HMRC often overreaches during tax inspections due to commonly believed myths about the extent of its powers, leaving businesses exposed to costly investigations, warned expert John Cassidy, at our annual Tax Investigations Conference on October 11 2019.
Common myths about HMRC’s powers during a tax inspection means it is often able to:
- Collect evidence which it should not have been allowed to look for
- Examine tax advice papers which do not have to be provided
- Conduct interviews with employees even though it is not allowed to do so
Allowing HMRC free rein of the premises can enable inspectors to uncover things which can lead to a fuller investigation, or even support an investigation currently being conducted. It is, therefore, very important that businesses and their advisers are aware of the limits on HMRC’s powers and step in when necessary.
HMRC inspectors will often use ‘force of personality’ to get what they want. This can be difficult to resist in the heat of the moment so having knowledge of the rules at your fingertips can be useful. Here are the some key myths which were debunked at the Conference:
Myth: HMRC can search for documents during an inspection
When making an inspection without a search warrant, HMRC can touch and open documents that are visible but cannot actually search for something that is not visible. The broad rule that businesses need to know is “inspect is by eye and search is by hand”.
Myth: HMRC can inspect any document it wants
Certain documents cannot be inspected; for example, this includes documents that are older than six years, documents with legal privilege and tax advice documents.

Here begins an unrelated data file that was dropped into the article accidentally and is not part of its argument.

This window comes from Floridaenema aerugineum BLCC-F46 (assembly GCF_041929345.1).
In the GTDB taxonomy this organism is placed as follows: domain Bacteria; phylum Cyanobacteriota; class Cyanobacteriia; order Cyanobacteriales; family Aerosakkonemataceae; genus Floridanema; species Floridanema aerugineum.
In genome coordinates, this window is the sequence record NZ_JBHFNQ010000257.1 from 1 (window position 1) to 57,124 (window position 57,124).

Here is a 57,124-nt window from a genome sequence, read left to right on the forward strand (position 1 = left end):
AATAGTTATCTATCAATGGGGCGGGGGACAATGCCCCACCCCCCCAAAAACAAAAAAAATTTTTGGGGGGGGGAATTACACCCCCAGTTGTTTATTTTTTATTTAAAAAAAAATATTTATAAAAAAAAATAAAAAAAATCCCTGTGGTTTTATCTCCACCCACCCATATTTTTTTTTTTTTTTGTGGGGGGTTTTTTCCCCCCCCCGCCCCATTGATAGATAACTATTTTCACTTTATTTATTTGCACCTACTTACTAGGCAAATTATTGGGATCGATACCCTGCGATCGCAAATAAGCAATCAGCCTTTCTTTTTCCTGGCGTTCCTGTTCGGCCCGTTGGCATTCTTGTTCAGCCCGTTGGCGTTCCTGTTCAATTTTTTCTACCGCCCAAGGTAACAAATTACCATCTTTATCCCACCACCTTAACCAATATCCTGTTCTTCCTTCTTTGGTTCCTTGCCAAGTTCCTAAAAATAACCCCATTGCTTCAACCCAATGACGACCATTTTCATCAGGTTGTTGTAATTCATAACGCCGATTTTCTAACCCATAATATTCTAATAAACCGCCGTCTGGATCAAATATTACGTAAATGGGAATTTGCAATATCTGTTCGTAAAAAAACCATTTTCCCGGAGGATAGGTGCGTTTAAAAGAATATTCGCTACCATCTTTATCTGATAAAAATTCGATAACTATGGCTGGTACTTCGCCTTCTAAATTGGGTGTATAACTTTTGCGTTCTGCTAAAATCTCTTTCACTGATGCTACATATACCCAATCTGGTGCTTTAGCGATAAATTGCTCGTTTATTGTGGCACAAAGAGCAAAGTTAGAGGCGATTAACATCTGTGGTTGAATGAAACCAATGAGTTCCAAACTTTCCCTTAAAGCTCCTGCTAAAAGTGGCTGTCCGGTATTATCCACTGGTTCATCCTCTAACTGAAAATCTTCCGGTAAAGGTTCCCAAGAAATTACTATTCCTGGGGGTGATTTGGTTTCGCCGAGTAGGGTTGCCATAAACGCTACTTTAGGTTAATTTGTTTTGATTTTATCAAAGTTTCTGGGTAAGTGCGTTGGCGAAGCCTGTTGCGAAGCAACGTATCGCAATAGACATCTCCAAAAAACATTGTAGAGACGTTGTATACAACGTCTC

Myth: HMRC can enter the premises when making an unannounced visit
HMRC cannot make a forced entry and entry can be refused. If this happens, then HMRC must withdraw immediately.
Myth: HMRC can require a business to add up sales revenues
During an inspection, HMRC can inspect assets on the premises which includes cash. However, HMRC has no power to require a business to ‘cash up’ during an inspection – this means adding up the cash generated during a trading period.
There are steps management can take during an inspection to reduce its impact. For example: inviting inspectors into a private room away from staff and documents; check the inspection notice has been signed by an authorized officer; and call their accountant immediately.
Investigations can be costly, time-consuming and stressful for businesses. PfP are tax specialists, and you can protect yourself against the cost of most investigations with comprehensive cover up to £100,000 and expert tax advice.